Drought: Managing Horses in a Long Dry Spell

Drought conditions, exacerbated by the long-term effects of last year’s dry season on hay production, are making life tough for horse owners in several areas of the country. According to a May 29 report from the <A

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Drought conditions, exacerbated by the long-term effects of last year’s dry season on hay production, are making life tough for horse owners in several areas of the country. According to a May 29 report from the U.S. Drought Monitor, large areas of California, Arizona, Colorado, and Florida are in D3 (severe) drought condition. Most of the land in Alabama, Mississippi, and Georgia is  categorized as D3, with the rest of the areas in these states in slightly less-severe stages of drought.


“Last year was a dry year, and it just seems to have escalated,” said Cindy McCall, PhD, professor in the animal sciences department at Auburn University and equine specialist for the state extension service.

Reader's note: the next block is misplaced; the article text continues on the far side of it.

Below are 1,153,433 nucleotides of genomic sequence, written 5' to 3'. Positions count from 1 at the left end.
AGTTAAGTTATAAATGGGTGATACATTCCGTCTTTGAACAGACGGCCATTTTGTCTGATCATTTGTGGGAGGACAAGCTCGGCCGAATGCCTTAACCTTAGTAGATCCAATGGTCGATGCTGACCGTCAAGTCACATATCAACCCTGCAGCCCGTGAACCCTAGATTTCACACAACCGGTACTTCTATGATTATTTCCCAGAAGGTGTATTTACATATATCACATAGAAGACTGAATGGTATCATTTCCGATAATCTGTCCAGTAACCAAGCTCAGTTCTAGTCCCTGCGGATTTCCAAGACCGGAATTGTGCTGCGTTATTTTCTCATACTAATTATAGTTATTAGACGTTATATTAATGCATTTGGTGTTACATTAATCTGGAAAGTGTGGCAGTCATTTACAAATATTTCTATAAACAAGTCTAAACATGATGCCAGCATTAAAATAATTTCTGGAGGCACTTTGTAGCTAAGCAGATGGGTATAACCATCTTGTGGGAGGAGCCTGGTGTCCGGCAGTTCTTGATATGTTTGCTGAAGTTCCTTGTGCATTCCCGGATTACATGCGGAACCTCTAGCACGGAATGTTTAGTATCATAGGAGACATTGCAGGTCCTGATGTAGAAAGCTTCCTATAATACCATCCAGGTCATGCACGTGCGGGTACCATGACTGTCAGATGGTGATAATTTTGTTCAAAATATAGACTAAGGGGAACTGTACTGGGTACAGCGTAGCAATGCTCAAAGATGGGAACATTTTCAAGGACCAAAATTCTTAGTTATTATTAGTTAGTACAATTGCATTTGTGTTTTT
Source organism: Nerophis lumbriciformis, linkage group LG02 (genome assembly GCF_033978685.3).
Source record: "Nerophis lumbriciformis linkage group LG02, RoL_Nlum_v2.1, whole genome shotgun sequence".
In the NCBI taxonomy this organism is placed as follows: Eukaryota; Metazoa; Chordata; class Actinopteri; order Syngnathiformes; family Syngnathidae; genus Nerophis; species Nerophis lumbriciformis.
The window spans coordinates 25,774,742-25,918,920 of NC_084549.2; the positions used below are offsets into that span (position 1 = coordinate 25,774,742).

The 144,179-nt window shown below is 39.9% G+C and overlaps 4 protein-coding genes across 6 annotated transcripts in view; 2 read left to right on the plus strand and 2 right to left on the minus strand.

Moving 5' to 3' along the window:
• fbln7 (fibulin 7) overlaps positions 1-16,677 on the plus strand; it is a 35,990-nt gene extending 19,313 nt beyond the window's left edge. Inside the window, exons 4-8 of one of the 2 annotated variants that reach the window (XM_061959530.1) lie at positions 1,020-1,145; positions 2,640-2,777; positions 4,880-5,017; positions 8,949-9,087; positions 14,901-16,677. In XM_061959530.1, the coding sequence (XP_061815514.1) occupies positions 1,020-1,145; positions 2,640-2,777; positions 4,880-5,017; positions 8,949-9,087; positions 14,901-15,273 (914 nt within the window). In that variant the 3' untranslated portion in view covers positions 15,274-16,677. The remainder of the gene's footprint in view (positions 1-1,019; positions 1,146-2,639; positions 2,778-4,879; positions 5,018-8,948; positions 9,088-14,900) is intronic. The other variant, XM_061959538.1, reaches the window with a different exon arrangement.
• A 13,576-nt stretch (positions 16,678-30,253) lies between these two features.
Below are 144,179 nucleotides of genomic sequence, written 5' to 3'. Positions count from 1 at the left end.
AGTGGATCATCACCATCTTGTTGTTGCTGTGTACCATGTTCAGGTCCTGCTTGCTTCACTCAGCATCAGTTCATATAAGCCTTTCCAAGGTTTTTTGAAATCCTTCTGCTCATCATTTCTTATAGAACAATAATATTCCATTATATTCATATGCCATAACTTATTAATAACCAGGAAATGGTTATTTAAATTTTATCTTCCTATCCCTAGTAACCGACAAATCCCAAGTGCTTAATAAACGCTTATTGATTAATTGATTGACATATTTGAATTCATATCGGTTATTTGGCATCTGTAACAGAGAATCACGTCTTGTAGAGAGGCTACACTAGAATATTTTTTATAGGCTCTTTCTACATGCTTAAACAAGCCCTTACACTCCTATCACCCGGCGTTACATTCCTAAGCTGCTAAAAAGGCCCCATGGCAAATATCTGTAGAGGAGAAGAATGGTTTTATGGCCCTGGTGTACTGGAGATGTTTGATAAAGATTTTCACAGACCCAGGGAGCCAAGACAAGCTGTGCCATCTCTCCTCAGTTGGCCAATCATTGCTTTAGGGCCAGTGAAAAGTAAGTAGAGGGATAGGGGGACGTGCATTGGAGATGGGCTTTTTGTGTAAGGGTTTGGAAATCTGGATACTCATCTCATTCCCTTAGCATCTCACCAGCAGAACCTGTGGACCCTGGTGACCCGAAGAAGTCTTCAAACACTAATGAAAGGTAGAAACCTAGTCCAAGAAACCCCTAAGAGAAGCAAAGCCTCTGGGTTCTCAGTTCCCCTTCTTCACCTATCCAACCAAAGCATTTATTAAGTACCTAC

McCall said that  Alabama pastures have all but turned to dust. According to a May 14 National Agriculture Statistics Service weekly report, there has been a 16.04-inch precipitation deficit in Alabama so far this year. Topsoil moisture that week was categorized as “very dry” or “dry” in 86% of the state. Other southeastern states are similarly affected.


“It just looks like concrete, basically,” McCall said. “There’s nothing left for the most part

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Written by:

Erin Ryder is a former news editor of The Horse: Your Guide To Equine Health Care.

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